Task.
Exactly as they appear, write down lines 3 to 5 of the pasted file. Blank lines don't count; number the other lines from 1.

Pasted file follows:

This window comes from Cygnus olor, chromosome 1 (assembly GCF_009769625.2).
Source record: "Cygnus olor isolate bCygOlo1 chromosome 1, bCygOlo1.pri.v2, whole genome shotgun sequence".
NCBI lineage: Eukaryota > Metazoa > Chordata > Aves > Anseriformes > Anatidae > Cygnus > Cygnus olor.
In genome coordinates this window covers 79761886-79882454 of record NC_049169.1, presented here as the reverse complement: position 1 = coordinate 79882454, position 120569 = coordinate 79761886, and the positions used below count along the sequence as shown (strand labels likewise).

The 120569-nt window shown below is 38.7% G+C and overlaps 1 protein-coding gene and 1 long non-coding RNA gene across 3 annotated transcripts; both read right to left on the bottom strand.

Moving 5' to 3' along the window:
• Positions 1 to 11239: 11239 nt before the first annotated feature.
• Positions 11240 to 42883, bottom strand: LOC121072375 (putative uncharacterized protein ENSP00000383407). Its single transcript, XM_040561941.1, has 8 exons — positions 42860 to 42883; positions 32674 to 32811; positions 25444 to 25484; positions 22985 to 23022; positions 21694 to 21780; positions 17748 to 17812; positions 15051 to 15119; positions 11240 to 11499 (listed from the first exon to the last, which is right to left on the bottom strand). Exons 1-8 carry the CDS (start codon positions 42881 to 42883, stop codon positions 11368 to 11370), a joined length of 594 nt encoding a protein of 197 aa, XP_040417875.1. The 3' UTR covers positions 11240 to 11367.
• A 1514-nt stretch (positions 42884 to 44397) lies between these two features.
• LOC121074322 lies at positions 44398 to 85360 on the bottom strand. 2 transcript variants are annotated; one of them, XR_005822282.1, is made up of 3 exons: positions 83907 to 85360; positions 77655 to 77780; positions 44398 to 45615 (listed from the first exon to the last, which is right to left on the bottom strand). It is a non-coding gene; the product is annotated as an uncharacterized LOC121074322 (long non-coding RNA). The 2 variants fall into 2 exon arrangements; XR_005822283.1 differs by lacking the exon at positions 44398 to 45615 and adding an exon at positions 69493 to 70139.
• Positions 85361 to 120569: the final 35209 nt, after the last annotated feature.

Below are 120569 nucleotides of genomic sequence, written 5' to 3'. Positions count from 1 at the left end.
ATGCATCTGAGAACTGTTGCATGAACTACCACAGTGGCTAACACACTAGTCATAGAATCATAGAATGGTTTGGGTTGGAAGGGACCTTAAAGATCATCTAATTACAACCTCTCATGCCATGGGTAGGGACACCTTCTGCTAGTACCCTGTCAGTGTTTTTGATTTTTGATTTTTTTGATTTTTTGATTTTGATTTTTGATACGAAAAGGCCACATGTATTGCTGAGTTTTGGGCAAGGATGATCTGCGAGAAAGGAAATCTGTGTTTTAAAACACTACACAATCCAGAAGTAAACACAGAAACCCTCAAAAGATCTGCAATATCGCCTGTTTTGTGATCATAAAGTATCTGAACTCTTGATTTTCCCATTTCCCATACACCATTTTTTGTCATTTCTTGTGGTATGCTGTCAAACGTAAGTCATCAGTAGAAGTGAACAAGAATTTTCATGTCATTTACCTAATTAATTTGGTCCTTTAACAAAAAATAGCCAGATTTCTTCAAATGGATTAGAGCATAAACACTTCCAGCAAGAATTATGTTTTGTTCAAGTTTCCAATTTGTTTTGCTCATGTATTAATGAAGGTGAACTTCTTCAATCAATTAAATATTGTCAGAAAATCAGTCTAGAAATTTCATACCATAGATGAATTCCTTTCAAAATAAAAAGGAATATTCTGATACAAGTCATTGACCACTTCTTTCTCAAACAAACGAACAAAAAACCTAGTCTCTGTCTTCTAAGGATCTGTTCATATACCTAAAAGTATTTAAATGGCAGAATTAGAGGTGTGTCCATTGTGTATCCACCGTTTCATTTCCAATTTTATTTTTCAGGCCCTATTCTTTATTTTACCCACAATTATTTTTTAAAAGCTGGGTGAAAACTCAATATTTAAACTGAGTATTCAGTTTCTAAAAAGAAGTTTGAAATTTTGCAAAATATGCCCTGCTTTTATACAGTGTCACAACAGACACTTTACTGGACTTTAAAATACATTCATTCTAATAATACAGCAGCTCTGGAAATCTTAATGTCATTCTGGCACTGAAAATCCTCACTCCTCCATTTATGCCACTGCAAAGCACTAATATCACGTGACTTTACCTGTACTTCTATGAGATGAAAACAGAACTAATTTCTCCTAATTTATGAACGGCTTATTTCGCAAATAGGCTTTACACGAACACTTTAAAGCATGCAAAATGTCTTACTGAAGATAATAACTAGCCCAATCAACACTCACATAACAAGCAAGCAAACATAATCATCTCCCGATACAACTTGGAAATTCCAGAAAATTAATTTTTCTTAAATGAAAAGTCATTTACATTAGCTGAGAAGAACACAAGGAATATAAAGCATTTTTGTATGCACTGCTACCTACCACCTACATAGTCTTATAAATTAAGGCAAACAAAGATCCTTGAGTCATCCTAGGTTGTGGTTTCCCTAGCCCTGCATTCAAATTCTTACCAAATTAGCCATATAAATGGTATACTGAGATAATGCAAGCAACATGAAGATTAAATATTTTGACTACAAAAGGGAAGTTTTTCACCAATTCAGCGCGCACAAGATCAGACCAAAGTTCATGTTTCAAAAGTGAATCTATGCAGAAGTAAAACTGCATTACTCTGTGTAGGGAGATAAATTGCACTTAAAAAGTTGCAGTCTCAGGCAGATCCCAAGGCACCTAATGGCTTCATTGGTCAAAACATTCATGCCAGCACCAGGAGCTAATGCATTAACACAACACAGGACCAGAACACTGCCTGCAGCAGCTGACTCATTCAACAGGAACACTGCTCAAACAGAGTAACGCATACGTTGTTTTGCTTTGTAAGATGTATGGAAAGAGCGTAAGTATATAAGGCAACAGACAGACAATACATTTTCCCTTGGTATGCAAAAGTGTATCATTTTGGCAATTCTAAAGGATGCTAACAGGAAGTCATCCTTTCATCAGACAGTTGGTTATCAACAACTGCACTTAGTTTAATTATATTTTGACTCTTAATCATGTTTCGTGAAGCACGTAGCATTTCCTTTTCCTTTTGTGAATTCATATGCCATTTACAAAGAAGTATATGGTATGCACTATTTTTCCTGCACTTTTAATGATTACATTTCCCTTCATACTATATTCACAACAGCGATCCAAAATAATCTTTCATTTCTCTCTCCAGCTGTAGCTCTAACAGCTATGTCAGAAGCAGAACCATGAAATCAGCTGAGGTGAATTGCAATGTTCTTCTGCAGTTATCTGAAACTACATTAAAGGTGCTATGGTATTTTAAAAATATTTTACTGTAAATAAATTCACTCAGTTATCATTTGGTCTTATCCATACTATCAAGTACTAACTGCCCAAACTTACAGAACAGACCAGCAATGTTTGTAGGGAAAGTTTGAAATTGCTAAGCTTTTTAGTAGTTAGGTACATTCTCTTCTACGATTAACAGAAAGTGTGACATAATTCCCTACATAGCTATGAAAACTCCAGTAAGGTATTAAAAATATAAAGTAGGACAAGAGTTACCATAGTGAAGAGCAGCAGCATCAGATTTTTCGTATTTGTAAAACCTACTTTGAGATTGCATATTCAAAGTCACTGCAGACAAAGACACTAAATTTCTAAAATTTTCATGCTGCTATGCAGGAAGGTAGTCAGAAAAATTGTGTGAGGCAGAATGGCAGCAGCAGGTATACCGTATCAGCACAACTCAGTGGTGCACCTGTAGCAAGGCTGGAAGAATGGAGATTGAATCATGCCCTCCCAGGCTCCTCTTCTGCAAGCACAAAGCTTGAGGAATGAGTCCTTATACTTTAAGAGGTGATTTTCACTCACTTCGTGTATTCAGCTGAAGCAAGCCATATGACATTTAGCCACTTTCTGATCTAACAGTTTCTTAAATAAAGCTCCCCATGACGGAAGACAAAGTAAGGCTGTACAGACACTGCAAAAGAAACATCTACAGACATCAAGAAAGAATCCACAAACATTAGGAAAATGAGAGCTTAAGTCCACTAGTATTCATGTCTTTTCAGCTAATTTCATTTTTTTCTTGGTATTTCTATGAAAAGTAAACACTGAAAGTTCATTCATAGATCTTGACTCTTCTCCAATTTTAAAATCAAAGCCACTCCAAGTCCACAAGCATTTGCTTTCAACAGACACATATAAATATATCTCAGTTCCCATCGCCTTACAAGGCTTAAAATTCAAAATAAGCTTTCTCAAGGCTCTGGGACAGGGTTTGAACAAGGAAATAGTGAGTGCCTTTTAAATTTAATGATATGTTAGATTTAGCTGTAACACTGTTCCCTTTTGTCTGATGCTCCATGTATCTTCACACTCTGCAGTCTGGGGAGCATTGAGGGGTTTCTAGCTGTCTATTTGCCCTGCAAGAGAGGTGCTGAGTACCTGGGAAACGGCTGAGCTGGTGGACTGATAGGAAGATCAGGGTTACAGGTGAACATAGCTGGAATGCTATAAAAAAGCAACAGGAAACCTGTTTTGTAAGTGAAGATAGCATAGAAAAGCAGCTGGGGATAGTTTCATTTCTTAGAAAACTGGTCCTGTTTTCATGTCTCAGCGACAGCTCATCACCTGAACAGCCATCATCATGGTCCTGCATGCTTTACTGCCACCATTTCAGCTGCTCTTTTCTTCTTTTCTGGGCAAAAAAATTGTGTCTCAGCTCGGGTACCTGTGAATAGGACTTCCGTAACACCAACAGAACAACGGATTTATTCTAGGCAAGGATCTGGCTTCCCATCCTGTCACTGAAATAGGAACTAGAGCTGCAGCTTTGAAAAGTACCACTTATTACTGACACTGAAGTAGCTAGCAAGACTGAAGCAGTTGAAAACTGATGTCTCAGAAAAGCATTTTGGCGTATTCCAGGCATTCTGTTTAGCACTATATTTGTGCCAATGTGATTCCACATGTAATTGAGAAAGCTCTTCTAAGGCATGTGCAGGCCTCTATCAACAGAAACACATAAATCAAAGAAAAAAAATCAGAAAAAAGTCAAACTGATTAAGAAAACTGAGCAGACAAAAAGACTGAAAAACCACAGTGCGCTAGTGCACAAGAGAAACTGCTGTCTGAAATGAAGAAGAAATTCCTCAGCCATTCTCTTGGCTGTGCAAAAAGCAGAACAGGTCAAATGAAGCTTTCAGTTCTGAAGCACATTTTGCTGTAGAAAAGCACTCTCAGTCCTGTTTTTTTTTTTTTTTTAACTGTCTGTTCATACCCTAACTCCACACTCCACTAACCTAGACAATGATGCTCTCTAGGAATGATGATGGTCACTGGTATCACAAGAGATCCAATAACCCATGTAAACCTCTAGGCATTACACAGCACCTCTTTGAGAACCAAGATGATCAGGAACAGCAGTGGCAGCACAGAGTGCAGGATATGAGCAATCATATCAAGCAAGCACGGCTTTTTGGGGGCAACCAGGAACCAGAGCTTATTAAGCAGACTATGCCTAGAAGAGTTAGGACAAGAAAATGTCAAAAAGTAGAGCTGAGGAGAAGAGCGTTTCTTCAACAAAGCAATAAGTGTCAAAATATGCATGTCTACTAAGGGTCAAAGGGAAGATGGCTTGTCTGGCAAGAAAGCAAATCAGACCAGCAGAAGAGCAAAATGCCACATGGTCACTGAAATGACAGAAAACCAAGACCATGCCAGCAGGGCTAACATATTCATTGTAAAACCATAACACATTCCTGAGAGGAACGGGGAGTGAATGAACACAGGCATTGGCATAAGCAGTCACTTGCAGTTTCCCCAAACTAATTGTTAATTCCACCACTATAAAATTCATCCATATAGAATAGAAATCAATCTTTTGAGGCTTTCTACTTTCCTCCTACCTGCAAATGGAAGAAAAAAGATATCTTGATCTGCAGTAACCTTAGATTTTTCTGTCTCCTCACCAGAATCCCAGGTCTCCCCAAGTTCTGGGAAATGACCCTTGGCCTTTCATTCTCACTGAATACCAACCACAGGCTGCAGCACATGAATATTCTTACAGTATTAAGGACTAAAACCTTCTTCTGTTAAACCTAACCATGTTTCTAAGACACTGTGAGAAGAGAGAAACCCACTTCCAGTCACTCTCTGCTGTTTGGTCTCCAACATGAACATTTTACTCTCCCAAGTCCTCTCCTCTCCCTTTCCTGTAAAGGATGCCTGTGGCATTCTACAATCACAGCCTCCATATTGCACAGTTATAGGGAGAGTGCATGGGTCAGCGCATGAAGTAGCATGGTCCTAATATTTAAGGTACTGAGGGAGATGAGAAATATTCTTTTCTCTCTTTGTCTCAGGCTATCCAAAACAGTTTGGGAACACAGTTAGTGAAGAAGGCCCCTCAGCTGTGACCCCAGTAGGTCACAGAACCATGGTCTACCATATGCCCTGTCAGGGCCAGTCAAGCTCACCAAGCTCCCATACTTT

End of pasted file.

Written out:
NCBI lineage: Eukaryota > Metazoa > Chordata > Aves > Anseriformes > Anatidae > Cygnus > Cygnus olor.
In genome coordinates this window covers 79761886-79882454 of record NC_049169.1, presented here as the reverse complement: position 1 = coordinate 79882454, position 120569 = coordinate 79761886, and the positions used below count along the sequence as shown (strand labels likewise).

The 120569-nt window shown below is 38.7% G+C and overlaps 1 protein-coding gene and 1 long non-coding RNA gene across 3 annotated transcripts; both read right to left on the bottom strand.